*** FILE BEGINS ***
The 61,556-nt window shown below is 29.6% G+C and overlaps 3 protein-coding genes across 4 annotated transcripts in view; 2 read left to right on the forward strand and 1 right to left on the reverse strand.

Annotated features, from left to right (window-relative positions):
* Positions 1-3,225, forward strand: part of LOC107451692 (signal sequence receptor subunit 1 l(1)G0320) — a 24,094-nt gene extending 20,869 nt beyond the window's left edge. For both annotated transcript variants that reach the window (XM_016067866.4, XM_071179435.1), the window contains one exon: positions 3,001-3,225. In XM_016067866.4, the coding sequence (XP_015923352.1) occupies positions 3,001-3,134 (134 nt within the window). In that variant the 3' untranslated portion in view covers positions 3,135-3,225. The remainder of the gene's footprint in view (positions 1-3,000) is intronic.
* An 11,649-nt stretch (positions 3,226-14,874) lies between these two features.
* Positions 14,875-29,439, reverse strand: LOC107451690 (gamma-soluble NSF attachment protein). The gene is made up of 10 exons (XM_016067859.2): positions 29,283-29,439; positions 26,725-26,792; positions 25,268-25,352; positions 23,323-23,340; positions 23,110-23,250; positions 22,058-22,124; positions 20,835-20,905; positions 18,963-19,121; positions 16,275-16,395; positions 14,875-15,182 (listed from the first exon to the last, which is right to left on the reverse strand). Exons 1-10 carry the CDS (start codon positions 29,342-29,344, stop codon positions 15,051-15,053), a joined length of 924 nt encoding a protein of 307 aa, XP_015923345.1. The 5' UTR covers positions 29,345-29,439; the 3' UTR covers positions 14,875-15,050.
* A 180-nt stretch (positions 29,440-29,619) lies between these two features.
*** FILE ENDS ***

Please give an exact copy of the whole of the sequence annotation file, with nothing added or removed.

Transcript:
The 61,556-nt window shown below is 29.6% G+C and overlaps 3 protein-coding genes across 4 annotated transcripts in view; 2 read left to right on the forward strand and 1 right to left on the reverse strand.

Annotated features, from left to right (window-relative positions):
* Positions 1-3,225, forward strand: part of LOC107451692 (signal sequence receptor subunit 1 l(1)G0320) — a 24,094-nt gene extending 20,869 nt beyond the window's left edge. For both annotated transcript variants that reach the window (XM_016067866.4, XM_071179435.1), the window contains one exon: positions 3,001-3,225. In XM_016067866.4, the coding sequence (XP_015923352.1) occupies positions 3,001-3,134 (134 nt within the window). In that variant the 3' untranslated portion in view covers positions 3,135-3,225. The remainder of the gene's footprint in view (positions 1-3,000) is intronic.
* An 11,649-nt stretch (positions 3,226-14,874) lies between these two features.
* Positions 14,875-29,439, reverse strand: LOC107451690 (gamma-soluble NSF attachment protein). The gene is made up of 10 exons (XM_016067859.2): positions 29,283-29,439; positions 26,725-26,792; positions 25,268-25,352; positions 23,323-23,340; positions 23,110-23,250; positions 22,058-22,124; positions 20,835-20,905; positions 18,963-19,121; positions 16,275-16,395; positions 14,875-15,182 (listed from the first exon to the last, which is right to left on the reverse strand). Exons 1-10 carry the CDS (start codon positions 29,342-29,344, stop codon positions 15,051-15,053), a joined length of 924 nt encoding a protein of 307 aa, XP_015923345.1. The 5' UTR covers positions 29,345-29,439; the 3' UTR covers positions 14,875-15,050.
* A 180-nt stretch (positions 29,440-29,619) lies between these two features.